Which yoga is better for asthma?
6 yoga postures to fight asthma and breathe better
Asthma is a lung disease that inflames and narrows the airway and making breathing difficult.The exact cause of this disease is still unknown but it is usually caused by air pollution, respiratory infections, emotions, weather conditions, sulphites in food, and even some medications.
Among the most common symptoms of asthma, cough, difficulty breathing, tightness in the chest, wheezing …
Today there are numerous medical treatments to combat asthma. Apart from the many medications we can take, there are some yoga postures that we can practice to improve our condition and overall health.
6 yoga postures to improve breathing and combat asthma
1.- Posture of the camel (Ustrasana)
- (ustra = camel) The camel’s posture helps to open the chest, thus improving breathing.
- Put yourself on your knees (knees separated with the same width as the hip) and the hip just above the knees (as in the photo).
- Keeping the butt firm but not contracted and pressing the shins and the instep of the foot against the ground, support the hands on the backside and, taking the hip forward, inhale deeply (with the head facing upwards).
- If we have enough flexibility, we should end up with hands on our ankles but if we do not have it, we can keep them on the backside.
- Hold the posture for 30-60 seconds. To finish, we will bring our hands to the front of the pelvis and, while inhaling, we will raise the head and torso upward, bringing the hips back and down.
2.- Posture of the dog upside down (Adhomukhasvana)
- (adho = down; mukha = face; svana = dog)
- Stand up and lean your body in the hip area forward, resting your hands on the ground.
- Keep your hands and feet as wide as the shoulders (our body should draw a kind of inverted “v”) and the fingers of the hands separated and extended..
- We can move our hands away from our feet to make the posture easier if necessary.
- Press your palms and keep your hips back.
- Keep the neck relaxed and hold in this position for 1-3 minutes.
3.- Posture of the dog facing up (Urdhva Mukha Svanasana)
- (urdhva mukha = face up, svana = dog)
- Lie on your stomach with your legs stretched out to the back (first contact in contact with the ground).
- Flex the arms by the side of the elbow and place the palms of the hands on the ground just next to the hip so that the forearm is perpendicular to the ground.
- Press the ground firmly with your hands and stretch your arms as you raise your torso and hip (accompanying with an inspiration).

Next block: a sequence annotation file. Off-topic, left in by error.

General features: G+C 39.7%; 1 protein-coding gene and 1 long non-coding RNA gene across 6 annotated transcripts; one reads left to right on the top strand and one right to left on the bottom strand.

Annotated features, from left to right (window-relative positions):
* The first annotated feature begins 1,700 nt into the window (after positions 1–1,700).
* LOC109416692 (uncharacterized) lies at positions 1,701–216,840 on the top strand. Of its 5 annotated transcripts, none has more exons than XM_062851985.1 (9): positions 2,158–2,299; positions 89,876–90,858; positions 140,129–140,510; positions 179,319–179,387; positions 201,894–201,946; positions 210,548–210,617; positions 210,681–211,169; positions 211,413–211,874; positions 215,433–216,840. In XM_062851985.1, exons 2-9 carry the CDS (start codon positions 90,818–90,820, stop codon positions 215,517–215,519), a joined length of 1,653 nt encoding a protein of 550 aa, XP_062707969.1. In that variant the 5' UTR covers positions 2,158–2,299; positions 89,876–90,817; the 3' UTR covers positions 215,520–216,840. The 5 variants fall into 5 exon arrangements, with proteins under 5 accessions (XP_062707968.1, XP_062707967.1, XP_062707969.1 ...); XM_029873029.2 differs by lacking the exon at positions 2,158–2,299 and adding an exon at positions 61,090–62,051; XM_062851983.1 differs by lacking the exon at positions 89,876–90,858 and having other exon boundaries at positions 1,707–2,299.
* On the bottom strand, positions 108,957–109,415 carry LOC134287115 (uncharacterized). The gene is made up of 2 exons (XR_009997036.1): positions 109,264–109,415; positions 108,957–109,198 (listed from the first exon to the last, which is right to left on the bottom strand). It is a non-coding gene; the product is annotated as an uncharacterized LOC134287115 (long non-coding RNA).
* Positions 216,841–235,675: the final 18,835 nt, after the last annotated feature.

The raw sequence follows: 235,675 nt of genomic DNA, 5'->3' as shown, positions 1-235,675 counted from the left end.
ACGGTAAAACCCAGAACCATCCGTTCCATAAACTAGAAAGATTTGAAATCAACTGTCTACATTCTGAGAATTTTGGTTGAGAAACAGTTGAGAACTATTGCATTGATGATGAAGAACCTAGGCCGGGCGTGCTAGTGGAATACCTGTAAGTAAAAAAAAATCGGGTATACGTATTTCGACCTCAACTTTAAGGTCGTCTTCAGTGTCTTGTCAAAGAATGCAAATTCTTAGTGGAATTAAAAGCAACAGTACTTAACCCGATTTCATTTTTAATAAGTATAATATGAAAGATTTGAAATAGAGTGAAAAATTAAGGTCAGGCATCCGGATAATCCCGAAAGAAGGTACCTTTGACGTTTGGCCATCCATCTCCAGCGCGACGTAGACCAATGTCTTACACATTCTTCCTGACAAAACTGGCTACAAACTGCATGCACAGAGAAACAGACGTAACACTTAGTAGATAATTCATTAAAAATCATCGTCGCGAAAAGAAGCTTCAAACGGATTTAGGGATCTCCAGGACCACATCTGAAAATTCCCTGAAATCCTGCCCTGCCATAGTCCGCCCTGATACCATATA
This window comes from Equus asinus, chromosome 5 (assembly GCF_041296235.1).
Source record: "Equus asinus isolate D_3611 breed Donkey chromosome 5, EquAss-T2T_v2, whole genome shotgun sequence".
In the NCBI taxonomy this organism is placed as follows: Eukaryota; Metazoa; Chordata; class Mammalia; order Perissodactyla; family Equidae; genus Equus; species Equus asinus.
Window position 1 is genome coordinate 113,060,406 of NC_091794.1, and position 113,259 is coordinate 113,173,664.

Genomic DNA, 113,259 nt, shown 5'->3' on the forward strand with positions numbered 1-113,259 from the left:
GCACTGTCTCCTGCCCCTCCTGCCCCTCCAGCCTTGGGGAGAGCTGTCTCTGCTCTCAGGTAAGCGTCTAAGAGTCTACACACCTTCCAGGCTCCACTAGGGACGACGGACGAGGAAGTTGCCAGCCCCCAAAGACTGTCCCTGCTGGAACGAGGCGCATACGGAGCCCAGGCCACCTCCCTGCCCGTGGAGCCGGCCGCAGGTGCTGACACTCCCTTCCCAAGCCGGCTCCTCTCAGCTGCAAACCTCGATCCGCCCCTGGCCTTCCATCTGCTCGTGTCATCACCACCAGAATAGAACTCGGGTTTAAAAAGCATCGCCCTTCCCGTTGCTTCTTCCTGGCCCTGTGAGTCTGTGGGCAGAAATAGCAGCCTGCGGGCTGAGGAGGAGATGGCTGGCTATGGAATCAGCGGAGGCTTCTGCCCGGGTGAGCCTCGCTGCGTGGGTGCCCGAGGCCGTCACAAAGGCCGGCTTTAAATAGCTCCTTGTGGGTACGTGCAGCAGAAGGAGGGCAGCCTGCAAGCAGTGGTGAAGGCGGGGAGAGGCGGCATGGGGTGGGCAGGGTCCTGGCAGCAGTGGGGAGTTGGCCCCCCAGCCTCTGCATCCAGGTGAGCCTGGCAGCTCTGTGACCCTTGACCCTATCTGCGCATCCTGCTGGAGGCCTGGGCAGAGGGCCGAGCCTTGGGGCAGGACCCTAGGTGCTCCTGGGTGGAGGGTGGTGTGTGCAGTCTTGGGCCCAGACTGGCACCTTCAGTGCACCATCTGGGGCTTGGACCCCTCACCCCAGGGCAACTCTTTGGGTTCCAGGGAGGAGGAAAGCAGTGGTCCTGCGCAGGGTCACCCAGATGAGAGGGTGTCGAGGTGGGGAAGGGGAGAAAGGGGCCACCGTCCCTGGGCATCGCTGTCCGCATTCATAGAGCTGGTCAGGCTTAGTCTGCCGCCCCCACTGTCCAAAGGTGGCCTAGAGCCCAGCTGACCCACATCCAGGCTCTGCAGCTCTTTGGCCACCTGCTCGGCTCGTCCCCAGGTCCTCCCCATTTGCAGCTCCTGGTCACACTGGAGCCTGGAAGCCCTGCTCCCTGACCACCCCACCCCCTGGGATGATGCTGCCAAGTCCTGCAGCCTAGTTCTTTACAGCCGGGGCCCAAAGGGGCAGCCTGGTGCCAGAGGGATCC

- Try to join your shoulder blades and raise the sternum keeping the look in front (or with the head tilted up slightly).
- Maintain the posture for about 15-30 seconds, accompanied by a quiet and simple breathing.
- To finish the sequence we will return to the initial position accompanying the movement with an exhalation.
4.- Posture of the cobra (bhujangasana)
- (bhujanga = serpent)
- Lie on your stomach with your legs stretched out to the back (upper legs in contact with the ground) and arms extended to the sides.
- Flex the arms at the elbow, bringing the hands back towards the body and resting the palms on the floor next to the shoulders.
- Firmly press your feet, thighs and pubes against the ground.
- As you inhale, press the ground and stretch the arms to raise the chest of the floor (going up while having the pubis, thighs and feet in contact with the ground).
- Try to bring your shoulder blades back with the sternum forward.
- Maintain the posture for about 15-30 seconds, breathing quietly.
- To finish, we will return to the initial position accompanying the movement with an exhalation.
5.- Posture of the bridge (Setu Bandha Sarvangasana)
- (setu = dam, dike or bridge; bandha = key, lock)
- We begin by lying on the floor on our back (we can place a folded blanket under the shoulders to protect the neck if we wish).
- The next thing we will do is to bend the knees, resting the soles of the feet on the ground (as close as possible to the coccyx).
- Now, accompanying with an exhalation, we will raise the rear pressing the ground with the soles of the feet and arms.
- Put your hands under your back and extend your arms to help us maintain our weight with our shoulders and feet.
- We will raise the rear enough so that the thighs are parallel to the ground and the knees draw a right angle.
- The next thing we will do is raise the chin a few centimeters and keep the shoulders and shoulder blades firm raise the sternum to the chin, thus opening the chest and encouraging breathing.
6.- Leg posture on the wall (Viparita Karani)
- (viparita = inverted, from the reverse, it has been turned around; karani: doing, action)
- Lie on the floor (back down) with your legs resting on the wall.
- It is not necessary to have the buttocks glued at the beginning, since we may lack flexibility (therefore we can start with the butt a few inches from the wall, and go closer little by little as we gain flexibility.
- We can also place a folded blanket under the back for more support if necessary.
- To bring the butt closer to the wall, we will bend the knees pressing the wall with the feet and raise the back of the floor a few centimeters.
- Meanwhile we will bring the support to the wall and support the rear in the new location.
- We will maintain the posture for about 5-15 minutes.